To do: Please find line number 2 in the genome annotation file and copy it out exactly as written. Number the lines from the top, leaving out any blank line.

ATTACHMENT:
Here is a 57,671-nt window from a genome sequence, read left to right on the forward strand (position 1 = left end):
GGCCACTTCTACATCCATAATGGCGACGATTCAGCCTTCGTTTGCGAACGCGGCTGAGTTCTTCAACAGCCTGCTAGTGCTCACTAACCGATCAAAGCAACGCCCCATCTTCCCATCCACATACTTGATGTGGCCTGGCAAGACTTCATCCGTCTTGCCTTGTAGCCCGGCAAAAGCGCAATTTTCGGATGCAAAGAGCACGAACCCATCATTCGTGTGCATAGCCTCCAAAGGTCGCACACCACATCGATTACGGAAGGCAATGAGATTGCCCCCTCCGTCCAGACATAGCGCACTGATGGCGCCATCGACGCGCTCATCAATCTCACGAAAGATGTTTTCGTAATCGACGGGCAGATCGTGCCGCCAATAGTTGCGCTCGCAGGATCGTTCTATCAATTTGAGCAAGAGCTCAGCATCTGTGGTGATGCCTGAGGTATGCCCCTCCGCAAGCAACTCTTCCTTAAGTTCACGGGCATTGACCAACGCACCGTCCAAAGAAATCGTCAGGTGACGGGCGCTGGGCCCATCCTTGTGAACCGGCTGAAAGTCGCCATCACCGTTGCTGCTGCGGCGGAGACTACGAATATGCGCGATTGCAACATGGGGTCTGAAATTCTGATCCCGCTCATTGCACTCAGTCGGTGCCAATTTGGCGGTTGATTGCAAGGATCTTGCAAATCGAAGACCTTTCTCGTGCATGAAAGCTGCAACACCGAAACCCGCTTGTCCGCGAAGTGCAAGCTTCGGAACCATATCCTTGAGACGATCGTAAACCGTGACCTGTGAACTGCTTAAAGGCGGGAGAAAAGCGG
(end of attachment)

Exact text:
GGCCACTTCTACATCCATAATGGCGACGATTCAGCCTTCGTTTGCGAACGCGGCTGAGTTCTTCAACAGCCTGCTAGTGCTCACTAACCGATCAAAGCAACGCCCCATCTTCCCATCCACATACTTGATGTGGCCTGGCAAGACTTCATCCGTCTTGCCTTGTAGCCCGGCAAAAGCGCAATTTTCGGATGCAAAGAGCACGAACCCATCATTCGTGTGCATAGCCTCCAAAGGTCGCACACCACATCGATTACGGAAGGCAATGAGATTGCCCCCTCCGTCCAGACATAGCGCACTGATGGCGCCATCGACGCGCTCATCAATCTCACGAAAGATGTTTTCGTAATCGACGGGCAGATCGTGCCGCCAATAGTTGCGCTCGCAGGATCGTTCTATCAATTTGAGCAAGAGCTCAGCATCTGTGGTGATGCCTGAGGTATGCCCCTCCGCAAGCAACTCTTCCTTAAGTTCACGGGCATTGACCAACGCACCGTCCAAAGAAATCGTCAGGTGACGGGCGCTGGGCCCATCCTTGTGAACCGGCTGAAAGTCGCCATCACCGTTGCTGCTGCGGCGGAGACTACGAATATGCGCGATTGCAACATGGGGTCTGAAATTCTGATCCCGCTCATTGCACTCAGTCGGTGCCAATTTGGCGGTTGATTGCAAGGATCTTGCAAATCGAAGACCTTTCTCGTGCATGAAAGCTGCAACACCGAAACCCGCTTGTCCGCGAAGTGCAAGCTTCGGAACCATATCCTTGAGACGATCGTAAACCGTGACCTGTGAACTGCTTAAAGGCGGGAGAAAAGCGG